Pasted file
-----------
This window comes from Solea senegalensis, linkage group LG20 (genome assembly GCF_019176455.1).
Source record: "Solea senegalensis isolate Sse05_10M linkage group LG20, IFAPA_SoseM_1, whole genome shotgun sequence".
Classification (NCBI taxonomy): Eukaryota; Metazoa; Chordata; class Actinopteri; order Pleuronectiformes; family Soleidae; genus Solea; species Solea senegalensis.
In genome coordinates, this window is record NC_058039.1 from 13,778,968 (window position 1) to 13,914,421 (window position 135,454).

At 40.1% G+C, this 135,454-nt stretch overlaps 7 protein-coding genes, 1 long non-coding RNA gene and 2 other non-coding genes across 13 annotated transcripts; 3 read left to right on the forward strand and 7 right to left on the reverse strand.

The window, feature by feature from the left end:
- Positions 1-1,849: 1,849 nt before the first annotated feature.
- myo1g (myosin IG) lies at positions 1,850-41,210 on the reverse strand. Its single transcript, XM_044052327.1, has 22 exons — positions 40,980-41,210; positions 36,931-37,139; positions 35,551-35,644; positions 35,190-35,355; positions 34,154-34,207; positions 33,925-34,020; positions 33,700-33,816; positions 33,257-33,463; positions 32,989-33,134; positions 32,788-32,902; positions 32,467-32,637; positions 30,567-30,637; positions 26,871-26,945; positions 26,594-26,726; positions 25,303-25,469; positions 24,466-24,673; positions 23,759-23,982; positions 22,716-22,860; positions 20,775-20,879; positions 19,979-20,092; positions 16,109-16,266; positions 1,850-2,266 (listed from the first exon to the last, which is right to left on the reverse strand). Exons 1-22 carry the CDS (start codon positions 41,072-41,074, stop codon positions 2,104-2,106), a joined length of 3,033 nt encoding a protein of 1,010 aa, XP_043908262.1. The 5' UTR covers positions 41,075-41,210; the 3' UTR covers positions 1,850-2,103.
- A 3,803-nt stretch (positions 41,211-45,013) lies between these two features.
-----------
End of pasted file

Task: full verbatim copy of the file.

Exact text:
This window comes from Solea senegalensis, linkage group LG20 (genome assembly GCF_019176455.1).
Source record: "Solea senegalensis isolate Sse05_10M linkage group LG20, IFAPA_SoseM_1, whole genome shotgun sequence".
Classification (NCBI taxonomy): Eukaryota; Metazoa; Chordata; class Actinopteri; order Pleuronectiformes; family Soleidae; genus Solea; species Solea senegalensis.
In genome coordinates, this window is record NC_058039.1 from 13,778,968 (window position 1) to 13,914,421 (window position 135,454).

At 40.1% G+C, this 135,454-nt stretch overlaps 7 protein-coding genes, 1 long non-coding RNA gene and 2 other non-coding genes across 13 annotated transcripts; 3 read left to right on the forward strand and 7 right to left on the reverse strand.

The window, feature by feature from the left end:
- Positions 1-1,849: 1,849 nt before the first annotated feature.
- myo1g (myosin IG) lies at positions 1,850-41,210 on the reverse strand. Its single transcript, XM_044052327.1, has 22 exons — positions 40,980-41,210; positions 36,931-37,139; positions 35,551-35,644; positions 35,190-35,355; positions 34,154-34,207; positions 33,925-34,020; positions 33,700-33,816; positions 33,257-33,463; positions 32,989-33,134; positions 32,788-32,902; positions 32,467-32,637; positions 30,567-30,637; positions 26,871-26,945; positions 26,594-26,726; positions 25,303-25,469; positions 24,466-24,673; positions 23,759-23,982; positions 22,716-22,860; positions 20,775-20,879; positions 19,979-20,092; positions 16,109-16,266; positions 1,850-2,266 (listed from the first exon to the last, which is right to left on the reverse strand). Exons 1-22 carry the CDS (start codon positions 41,072-41,074, stop codon positions 2,104-2,106), a joined length of 3,033 nt encoding a protein of 1,010 aa, XP_043908262.1. The 5' UTR covers positions 41,075-41,210; the 3' UTR covers positions 1,850-2,103.
- A 3,803-nt stretch (positions 41,211-45,013) lies between these two features.